Pelosi would want nothing more than to have this matter go away, but Republicans are trying to keep it going in an effort to gain some badly needed congressional seats.
It was two weeks ago when /*Pelosi*/ defended herself saying that she was never briefed about waterboarding seven years ago, despite CIA memos that suggested otherwise.
"So let me be clear, you're accusing the CIA of lying to you in September of 2002?" said a reporter.
"Yes, misleading the Congress of the United States," said Pelosi.
Republicans are now trying to use Pelosi's own words against her. They're using rob calls and new ads aimed at discrediting the speaker in key congressional districts the GOP considers vulnerable.
"She challenged the veracity of a bureaucracy that's trying to protect us from terrorist attacks," said Sean Walsh, a GOP strategist.
Walsh believes the ads will work and targeting Pelosi on the CIA issue is fair game.
"And quite candidly she's gone after them on I think legitimate foreign policy and public policy grounds so she's put herself in the arena of fair game to either put up her facts or shut up," said Walsh.
The fact that Republicans are targeting Pelosi instead of the president makes perfect sense. Sixty-two percent of Americans approve of the job President Obama's doing, while only 39 percent approve of the speaker. However, Congresswoman Ellen Tauscher (D) of California, who was in Lafayette Thursday night for a speaking engagement, says republicans have little leg to stand on.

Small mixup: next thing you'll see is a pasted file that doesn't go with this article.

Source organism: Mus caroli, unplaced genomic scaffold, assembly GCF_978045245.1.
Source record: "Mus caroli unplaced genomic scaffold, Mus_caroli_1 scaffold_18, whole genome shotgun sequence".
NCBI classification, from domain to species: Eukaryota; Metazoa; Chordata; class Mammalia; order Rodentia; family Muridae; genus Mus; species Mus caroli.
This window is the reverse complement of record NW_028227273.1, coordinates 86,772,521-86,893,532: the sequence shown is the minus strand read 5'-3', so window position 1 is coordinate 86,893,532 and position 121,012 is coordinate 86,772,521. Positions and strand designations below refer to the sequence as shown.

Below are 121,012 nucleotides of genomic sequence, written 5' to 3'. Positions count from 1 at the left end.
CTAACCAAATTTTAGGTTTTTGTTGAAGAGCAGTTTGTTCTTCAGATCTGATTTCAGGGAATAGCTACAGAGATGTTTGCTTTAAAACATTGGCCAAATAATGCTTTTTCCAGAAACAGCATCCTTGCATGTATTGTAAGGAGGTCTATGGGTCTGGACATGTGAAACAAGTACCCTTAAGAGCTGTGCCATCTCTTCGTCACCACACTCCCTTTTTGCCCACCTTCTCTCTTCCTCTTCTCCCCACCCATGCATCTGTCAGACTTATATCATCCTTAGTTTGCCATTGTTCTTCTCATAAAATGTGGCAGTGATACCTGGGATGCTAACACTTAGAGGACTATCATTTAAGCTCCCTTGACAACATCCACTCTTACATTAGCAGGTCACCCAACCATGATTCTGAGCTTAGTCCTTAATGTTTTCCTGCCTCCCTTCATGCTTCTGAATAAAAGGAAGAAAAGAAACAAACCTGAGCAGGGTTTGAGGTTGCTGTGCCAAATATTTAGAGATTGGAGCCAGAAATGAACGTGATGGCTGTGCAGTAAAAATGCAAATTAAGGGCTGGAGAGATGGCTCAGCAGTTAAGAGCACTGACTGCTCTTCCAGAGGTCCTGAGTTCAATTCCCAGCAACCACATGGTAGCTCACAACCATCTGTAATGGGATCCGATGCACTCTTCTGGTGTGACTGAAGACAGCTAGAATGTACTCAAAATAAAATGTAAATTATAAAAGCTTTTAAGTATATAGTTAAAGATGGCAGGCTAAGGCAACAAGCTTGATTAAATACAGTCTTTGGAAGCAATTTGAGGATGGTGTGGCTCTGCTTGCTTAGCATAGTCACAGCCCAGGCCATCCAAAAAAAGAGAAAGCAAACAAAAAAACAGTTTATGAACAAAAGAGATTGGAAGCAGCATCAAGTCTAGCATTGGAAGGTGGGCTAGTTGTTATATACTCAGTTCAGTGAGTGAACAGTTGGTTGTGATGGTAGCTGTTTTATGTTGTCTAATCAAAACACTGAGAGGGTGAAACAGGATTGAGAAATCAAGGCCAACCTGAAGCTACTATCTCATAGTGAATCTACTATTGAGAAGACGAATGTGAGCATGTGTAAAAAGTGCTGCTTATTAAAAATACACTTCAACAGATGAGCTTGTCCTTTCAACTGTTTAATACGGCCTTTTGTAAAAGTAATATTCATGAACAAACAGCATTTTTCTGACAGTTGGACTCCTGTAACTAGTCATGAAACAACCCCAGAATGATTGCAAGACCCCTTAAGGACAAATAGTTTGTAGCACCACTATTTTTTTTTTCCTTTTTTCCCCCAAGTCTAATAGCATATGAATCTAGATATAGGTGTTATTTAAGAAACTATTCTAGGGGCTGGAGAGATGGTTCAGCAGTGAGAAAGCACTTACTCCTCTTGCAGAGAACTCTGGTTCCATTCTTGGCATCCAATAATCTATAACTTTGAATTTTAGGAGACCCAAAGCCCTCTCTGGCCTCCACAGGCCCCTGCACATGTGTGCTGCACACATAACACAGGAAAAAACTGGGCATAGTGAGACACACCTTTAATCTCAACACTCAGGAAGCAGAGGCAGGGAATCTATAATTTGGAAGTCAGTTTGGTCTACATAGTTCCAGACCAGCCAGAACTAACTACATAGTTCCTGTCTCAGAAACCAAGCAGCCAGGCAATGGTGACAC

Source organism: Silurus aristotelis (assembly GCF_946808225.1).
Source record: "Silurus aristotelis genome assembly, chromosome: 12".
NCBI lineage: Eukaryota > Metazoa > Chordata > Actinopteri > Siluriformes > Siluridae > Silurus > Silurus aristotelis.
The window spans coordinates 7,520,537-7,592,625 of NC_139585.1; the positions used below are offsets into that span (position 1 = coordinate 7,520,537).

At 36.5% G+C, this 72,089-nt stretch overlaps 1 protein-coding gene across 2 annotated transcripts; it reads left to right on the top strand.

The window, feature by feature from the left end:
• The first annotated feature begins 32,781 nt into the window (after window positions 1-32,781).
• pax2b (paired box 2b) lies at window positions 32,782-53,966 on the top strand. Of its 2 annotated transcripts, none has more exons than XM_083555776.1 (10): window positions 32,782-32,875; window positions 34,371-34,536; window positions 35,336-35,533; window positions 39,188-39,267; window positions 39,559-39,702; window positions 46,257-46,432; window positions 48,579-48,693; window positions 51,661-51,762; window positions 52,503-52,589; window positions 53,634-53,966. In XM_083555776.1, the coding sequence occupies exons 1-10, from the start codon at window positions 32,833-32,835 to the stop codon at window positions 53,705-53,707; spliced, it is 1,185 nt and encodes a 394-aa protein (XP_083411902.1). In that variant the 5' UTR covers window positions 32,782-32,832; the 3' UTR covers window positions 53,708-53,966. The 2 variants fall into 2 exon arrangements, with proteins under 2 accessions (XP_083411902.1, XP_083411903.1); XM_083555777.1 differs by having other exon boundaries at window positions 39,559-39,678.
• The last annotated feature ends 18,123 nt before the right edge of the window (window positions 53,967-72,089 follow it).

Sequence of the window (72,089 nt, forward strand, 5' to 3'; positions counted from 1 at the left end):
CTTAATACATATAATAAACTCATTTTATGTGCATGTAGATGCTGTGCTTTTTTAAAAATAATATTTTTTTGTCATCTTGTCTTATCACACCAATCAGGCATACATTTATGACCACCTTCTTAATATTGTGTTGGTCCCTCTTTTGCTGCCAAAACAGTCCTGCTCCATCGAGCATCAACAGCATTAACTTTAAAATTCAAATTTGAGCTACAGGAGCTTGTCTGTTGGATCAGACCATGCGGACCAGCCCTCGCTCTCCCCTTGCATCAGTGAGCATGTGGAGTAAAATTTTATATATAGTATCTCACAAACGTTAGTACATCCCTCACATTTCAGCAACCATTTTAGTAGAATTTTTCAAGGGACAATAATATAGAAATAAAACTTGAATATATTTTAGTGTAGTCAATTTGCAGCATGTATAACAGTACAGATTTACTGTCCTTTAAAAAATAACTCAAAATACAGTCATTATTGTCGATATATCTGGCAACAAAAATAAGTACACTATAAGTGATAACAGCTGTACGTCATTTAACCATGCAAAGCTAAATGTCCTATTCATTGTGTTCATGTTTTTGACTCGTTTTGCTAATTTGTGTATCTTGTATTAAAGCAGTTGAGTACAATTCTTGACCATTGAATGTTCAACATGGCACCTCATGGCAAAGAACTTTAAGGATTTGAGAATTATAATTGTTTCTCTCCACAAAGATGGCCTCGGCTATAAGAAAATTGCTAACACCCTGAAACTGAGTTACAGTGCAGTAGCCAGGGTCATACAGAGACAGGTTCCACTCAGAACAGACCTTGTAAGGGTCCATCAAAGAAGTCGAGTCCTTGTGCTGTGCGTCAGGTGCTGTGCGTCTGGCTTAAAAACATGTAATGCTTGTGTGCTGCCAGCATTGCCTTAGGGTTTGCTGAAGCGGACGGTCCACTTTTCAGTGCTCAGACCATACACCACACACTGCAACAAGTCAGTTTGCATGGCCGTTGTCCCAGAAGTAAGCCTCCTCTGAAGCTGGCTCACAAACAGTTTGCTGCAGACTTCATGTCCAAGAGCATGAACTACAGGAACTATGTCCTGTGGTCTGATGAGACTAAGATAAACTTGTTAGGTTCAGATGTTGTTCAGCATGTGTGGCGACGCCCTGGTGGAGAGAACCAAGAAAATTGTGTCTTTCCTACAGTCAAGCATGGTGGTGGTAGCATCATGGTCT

"When my Republican colleagues could have stood up to the American people when questions were raised about not finding WMD in Iraq and other things, they didn't do a thing. They just rubber stamped everything the Bush Administration put forward. So I think it's a little late for them to be pointing fingers," said Tauscher.
At this point, the ads won't be running in California. Most of them will be running in seemingly vulnerable Democratic districts in states like Virginia and Arizona.